College gears up to start projects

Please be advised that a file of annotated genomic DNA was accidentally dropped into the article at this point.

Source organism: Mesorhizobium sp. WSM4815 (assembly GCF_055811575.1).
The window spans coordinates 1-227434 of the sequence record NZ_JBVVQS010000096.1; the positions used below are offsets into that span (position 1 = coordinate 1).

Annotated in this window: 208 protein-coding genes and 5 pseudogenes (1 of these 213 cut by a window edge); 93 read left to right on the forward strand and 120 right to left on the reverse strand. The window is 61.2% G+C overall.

first_imgLANCASTER – An expansion of sports fields and renovation of Marauder Stadium are among the projects funded by a $139 million bond that will break ground this year at Antelope Valley College. The college will see the start of an expansion of its west campus and the beginning of work on a new maintenance and operations building as among the other major early uses of the money from Measure R, a bond approved by Antelope Valley residents in 2004. “We been doing a lot of planning work,” said Doug Jensen, the college’s director of planning and campus development. “We will see a lot of that planning come to fruition in the next nine months.” The expansion of the athletic fields is slated to begin in June followed by renovation work on the stadium in November, after the college’s last home football game. The west campus expansion, estimated at $29.9 million, is slated to be completed in July 2009. The combination of renovation and expansion projects will turn the west campus into an athletics complex that AVC officials say will be among the best in the community college system. The work will involve a major renovation of the college’s aging Marauder Stadium to bring it up to safety and Americans with Disabilities Act standards; a renovation of the softball field; the addition of a 300-seat baseball stadium; the addition of football and soccer practice fields; the addition of a “throws” field for track and field events; and the addition of a parking lot. An east-west concourse is planned to run between the stadiums, providing access for spectators and providing a connection to the rest of the college. The work will also include a roadway running north from Avenue K along the western side the athletics fields and a trail around the practices fields for walkers and joggers. The college is in discussions with the city about a possible joint use agreement that would allow the fields to be used for city programs when not in use by the college, said AVC president Jackie Fisher. “We’re going to make it more community friendly,” Fisher said. Construction on the new, $11.78 million maintenance and operations building is scheduled to begin in mid-October and be finished a year later. The existing maintenance and agricultural facilities are in the way of the new health-science building. The $139 million Measure R is funding construction aimed at updating the Lancaster campus, which has several buildings more than 40 years old, and will start the initial development of a Palmdale campus off Barrel Springs Road in southeast Palmdale. The overhaul is needed, college officials said, to accommodate enrollment expected nearly to double to more than 23,000 students by the year 2015. At the Lancaster campus, the construction funded by Measure R will provide 127,436 square feet of lab space and 30,817 square feet of lecture room space for students and 82,767 square feet of office and support space. The projects will provide room to accommodate more than 9,000 full-time students. The additional attendance will provide $39 million in revenue. AVC officials are also working on plans for a Palmdale campus they want to establish on 70 acres near 37th Street East and Avenue V. The campus is part of a 540-acre master-planned community planned by homebuilding giant DR Horton. The Palmdale campus will initially handle about 1,200 students, but will grow to eventually accommodate 10,000 students. The big dollar item for the Lancaster campus is a $52.8 million project to build a 92,240-square-foot health and science building. The building, which will house 37 labs and classrooms, is slated for completion in 2011. Another major project is a $26.5 million, 400-seat theater that can double as a lecture hall. The project has tentative start date of August 2008 and a completion date of July 2010. A significant piece of the bond will go towards vital, but unglamorous infrastructure improvements. Those improvements include new storm drains and sewer and water lines, estimated at $7.2 million; chilled water and gas lines, estimated at $10 million; electrical improvements estimated at $9.7 million; and technology backbone improvements, such as phone and data lines estimated at $2.8 million. No schedule for those improvements has been set yet. james.skeen@dailynews (661) 267-5743160Want local news?Sign up for the Localist and stay informed Something went wrong. Please try again.subscribeCongratulations! You’re all set!last_img read more